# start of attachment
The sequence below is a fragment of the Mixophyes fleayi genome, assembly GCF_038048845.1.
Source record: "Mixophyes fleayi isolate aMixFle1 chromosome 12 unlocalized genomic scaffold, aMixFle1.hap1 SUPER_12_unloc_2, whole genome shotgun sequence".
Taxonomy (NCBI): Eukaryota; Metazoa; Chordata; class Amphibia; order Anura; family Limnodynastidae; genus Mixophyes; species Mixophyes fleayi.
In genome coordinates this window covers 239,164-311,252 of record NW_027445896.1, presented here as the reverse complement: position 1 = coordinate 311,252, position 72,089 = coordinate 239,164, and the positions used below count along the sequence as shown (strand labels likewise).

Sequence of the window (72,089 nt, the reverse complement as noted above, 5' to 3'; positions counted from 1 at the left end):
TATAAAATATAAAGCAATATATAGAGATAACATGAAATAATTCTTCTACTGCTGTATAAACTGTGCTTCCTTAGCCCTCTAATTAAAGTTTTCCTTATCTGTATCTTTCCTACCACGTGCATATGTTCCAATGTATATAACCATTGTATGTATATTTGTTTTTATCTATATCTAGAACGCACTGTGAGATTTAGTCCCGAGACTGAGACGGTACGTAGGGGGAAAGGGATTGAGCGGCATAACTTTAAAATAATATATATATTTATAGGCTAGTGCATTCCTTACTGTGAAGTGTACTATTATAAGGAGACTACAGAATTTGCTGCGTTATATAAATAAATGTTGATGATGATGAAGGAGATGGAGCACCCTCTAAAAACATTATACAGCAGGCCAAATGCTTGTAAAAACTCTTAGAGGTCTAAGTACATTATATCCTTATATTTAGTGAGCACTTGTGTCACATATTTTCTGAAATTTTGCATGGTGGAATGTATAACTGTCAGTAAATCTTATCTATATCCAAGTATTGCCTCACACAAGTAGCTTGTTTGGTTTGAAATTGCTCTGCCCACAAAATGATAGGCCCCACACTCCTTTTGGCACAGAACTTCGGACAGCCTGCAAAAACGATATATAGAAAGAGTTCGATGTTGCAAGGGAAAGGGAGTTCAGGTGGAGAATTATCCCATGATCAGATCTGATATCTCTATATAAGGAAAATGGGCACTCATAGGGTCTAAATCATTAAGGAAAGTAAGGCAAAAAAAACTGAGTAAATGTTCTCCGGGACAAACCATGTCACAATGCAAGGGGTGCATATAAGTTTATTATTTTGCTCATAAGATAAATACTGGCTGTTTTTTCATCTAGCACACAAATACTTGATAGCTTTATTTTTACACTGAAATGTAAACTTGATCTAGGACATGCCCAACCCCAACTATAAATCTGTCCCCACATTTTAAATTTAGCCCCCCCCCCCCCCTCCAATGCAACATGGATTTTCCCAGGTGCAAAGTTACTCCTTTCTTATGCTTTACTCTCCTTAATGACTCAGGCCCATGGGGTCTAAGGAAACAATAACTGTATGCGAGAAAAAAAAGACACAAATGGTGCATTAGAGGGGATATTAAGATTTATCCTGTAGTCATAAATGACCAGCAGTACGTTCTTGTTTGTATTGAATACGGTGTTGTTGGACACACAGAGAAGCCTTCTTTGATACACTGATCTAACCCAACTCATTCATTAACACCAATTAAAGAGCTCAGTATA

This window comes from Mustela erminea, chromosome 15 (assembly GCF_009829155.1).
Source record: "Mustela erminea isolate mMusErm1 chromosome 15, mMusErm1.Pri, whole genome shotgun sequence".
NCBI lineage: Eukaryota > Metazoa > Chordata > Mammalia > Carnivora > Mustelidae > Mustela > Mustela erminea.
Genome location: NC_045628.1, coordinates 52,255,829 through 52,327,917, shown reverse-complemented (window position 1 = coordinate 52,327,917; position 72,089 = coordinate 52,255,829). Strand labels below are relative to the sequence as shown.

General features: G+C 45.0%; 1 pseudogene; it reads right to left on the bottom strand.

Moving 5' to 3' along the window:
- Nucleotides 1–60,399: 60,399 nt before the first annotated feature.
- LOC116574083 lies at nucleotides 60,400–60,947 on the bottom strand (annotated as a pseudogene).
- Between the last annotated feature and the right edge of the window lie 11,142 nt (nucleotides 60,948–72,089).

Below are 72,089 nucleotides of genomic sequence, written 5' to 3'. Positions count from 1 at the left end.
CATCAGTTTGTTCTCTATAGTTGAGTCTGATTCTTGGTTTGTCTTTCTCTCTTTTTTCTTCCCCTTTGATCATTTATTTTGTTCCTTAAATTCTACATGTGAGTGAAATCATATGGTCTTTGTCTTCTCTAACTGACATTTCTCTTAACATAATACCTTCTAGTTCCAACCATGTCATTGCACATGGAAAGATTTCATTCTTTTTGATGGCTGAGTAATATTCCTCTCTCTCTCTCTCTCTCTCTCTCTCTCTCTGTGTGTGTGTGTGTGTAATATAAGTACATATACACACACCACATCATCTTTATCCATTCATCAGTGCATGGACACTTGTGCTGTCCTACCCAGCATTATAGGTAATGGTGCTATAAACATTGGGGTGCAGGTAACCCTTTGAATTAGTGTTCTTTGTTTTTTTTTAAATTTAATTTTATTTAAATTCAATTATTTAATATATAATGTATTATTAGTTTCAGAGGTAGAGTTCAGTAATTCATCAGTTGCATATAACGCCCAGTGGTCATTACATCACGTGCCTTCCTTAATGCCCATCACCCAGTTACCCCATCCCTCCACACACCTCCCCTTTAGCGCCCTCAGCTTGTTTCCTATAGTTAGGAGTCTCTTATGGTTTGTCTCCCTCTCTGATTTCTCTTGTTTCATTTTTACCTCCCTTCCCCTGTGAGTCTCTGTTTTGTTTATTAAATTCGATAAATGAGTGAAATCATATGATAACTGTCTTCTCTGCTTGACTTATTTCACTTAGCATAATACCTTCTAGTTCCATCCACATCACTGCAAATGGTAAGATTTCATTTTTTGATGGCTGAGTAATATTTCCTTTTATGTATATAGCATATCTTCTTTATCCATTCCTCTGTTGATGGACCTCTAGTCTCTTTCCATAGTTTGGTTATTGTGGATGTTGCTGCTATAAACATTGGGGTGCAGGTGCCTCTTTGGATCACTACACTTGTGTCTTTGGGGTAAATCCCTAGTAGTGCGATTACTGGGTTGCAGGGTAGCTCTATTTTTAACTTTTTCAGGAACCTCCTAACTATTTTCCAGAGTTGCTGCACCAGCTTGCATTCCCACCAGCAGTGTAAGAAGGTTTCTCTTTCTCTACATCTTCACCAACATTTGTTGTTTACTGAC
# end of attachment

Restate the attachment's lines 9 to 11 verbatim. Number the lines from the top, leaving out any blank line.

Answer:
NCBI lineage: Eukaryota > Metazoa > Chordata > Mammalia > Carnivora > Mustelidae > Mustela > Mustela erminea.
Genome location: NC_045628.1, coordinates 52,255,829 through 52,327,917, shown reverse-complemented (window position 1 = coordinate 52,327,917; position 72,089 = coordinate 52,255,829). Strand labels below are relative to the sequence as shown.

General features: G+C 45.0%; 1 pseudogene; it reads right to left on the bottom strand.